Every year, professional-services giant PricewaterhouseCoopers conducts its Employee Financial Wellness survey to gauge how U.S. workers are doing with money. And in this segment from Motley Fool Answers, Alison Southwick and Robert Brokamp talk to guest Kent Allison, National Leader of PwC's Employee Financial Wellness Practice, as they consider the question of financial health through a wider lens, and where workers should start to improve.
A full transcript follows the video.
This video was recorded on June 6, 2017.
Robert Brokamp: I will say one thing I noticed going through the report. It emphasizes the interrelatedness of all the financial issues, right? So if you're having money problems, it can lead to health problems. If you have health problems, it could lead to money problems. And all that could be exacerbated if you have too much debt or if your mortgage is underwater. It's all very interconnected, so if you're just trying to handle one aspect of a person's finances, it's probably not going to do the job.
Kent Allison: Yeah. The one thing we find is you want to really hit the nerve in terms of what's going to change things. You'd better start to, kind of, it's the age-old adage that you have to have a rainy day fund. If you don't have a rainy day fund, things fall apart very quickly. So if we were encouraging where people should focus and where companies should focus -- rather than just everything about the retirement planning, getting them into the retirement plan, and doing everything to try to resolve their financial issues through the retirement plan -- is to take a step back and say, "How do we solve some of these other issues?"
And you're seeing companies do this. Some are kind of having variable pay to kind of help people meet their expenses in the middle of the month. They have short-term loan capabilities that aren't necessarily through these payday-loan providers, but something the company may advance on their pay at the end of the month to kind of deal with an unexpected expense.
But the reality is they have to save more, and you have to get them where they have that as a focus and perhaps a vehicle outside of the retirement plan to kind of carve away some funds that are there only in the case of an emergency. Otherwise they'll continue to raid the retirement plans and continue to have the stress that we're seeing, because they're living paycheck-to-paycheck and are worried about that unexpected expense. So solve that problem, and you solve a lot of issues on the employer side, and you have people that are a little more comfortable heading toward that kind of financial wellness state.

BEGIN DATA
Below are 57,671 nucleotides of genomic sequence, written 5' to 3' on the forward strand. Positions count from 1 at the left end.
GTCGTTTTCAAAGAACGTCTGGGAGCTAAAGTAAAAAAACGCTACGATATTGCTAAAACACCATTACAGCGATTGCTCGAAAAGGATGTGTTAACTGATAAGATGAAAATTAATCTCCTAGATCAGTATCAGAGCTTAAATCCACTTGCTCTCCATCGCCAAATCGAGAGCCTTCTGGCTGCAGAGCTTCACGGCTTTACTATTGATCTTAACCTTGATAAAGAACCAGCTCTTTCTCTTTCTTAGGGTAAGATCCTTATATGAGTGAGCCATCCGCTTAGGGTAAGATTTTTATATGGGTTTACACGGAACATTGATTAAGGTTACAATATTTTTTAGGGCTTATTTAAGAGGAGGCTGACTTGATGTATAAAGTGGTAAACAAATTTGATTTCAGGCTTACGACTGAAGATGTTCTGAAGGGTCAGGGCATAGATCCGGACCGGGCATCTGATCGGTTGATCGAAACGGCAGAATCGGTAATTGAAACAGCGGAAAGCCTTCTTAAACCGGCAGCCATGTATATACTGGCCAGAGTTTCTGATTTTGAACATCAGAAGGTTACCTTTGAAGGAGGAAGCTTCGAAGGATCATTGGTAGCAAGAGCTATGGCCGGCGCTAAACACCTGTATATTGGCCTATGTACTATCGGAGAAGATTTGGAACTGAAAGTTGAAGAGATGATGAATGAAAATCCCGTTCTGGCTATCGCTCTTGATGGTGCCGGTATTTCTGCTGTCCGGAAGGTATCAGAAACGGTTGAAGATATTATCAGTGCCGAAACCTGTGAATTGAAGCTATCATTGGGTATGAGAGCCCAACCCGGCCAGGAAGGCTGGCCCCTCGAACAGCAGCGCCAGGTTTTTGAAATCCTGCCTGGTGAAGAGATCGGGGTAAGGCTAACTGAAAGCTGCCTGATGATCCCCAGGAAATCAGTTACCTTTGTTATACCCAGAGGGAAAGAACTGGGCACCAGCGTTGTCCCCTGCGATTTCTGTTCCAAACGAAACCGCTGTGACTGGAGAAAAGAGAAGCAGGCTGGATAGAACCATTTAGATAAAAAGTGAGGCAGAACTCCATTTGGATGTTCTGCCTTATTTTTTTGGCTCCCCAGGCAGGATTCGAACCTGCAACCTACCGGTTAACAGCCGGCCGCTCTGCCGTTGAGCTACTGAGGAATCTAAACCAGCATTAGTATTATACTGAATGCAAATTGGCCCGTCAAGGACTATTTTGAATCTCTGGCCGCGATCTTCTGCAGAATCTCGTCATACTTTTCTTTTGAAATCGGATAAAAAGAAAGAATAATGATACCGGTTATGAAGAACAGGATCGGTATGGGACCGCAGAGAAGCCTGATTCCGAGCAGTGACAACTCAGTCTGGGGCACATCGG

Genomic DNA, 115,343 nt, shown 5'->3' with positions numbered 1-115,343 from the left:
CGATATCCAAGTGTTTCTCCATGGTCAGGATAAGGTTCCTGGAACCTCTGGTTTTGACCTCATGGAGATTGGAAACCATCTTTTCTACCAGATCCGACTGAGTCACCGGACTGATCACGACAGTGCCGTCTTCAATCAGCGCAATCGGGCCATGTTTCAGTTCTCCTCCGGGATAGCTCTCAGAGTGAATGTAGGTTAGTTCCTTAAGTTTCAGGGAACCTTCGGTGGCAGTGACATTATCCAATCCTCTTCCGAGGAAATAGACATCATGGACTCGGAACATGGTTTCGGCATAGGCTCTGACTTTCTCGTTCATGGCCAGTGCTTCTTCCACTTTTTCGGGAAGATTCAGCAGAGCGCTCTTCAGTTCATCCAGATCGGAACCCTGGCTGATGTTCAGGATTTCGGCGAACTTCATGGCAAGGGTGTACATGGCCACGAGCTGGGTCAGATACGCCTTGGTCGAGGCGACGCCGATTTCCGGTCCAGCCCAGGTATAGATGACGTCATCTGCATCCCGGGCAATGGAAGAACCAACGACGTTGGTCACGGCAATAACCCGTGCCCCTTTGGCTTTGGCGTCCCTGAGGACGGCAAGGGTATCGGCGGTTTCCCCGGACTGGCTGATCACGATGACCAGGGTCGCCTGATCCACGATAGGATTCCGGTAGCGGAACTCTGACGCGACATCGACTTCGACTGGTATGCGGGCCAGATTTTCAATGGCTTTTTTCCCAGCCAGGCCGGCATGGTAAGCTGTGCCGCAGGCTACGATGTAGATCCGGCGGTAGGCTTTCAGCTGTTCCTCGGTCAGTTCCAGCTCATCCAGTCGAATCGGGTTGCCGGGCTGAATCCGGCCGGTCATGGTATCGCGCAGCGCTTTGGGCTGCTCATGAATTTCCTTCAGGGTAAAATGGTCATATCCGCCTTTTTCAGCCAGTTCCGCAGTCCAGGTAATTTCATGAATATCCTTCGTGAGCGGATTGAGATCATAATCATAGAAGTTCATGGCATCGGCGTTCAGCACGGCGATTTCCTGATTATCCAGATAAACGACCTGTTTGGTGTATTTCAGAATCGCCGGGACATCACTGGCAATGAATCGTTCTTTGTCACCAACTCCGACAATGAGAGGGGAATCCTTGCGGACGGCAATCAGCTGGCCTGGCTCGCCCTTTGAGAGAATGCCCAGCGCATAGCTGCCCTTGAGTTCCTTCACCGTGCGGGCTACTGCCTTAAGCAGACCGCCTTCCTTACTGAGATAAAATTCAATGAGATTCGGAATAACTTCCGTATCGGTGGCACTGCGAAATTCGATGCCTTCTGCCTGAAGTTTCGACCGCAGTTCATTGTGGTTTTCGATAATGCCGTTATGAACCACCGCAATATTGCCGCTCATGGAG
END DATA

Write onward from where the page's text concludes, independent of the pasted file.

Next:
Brokamp: So let's say someone listens to all this, loves everything they're hearing. What's the next step? Where do you recommend people should go? Is there a website they should visit? A book they should read? Someplace they can learn about increasing their own financial wellness in the workplace?
Allison: I would first see what you have available to you from your employer. See if it addresses the needs that you have. If not, maybe have a discussion with your employer about whether they have all the resources to address your particular needs. Companies offer a lot of benefits. The problem often is that the employee is disconnected from those benefits. They don't know what they are. They don't know what tools they have, what resources they have available.
If you look in the silos of the vendors that they have providing it, they have a retirement plan administrator who has tools and resources and education. They have a healthcare provider. They have an insurance provider, life insurance provider, and various voluntary benefits.
And I always use the example that since we don't sell anything, we're in between benefits communication and all the vendors they've chosen to transact. We try to connect the individual based on their particular needs to the solution that the company provides. So if somebody doesn't have a will, most of them don't know that the company may be offering low-cost legal that will help them get a will in place right away.
So the first step is to kind of see what you have and then how does it match up to your needs? If there's a void there, then talk to the employer. We had an employer where all the employees said they wanted pet insurance. So sure enough, they introduced pet insurance, and it became one of their No. 1 benefits in terms of --
Alison Southwick: Really?
Allison: Everybody was kind of waiting for it and they delivered on it, and ultimately they got what they wanted. So it's not always just status quo. If enough employees want something and that's more important than some of the other benefits they're providing, they may switch out a benefit to something that's more resourceful for you.
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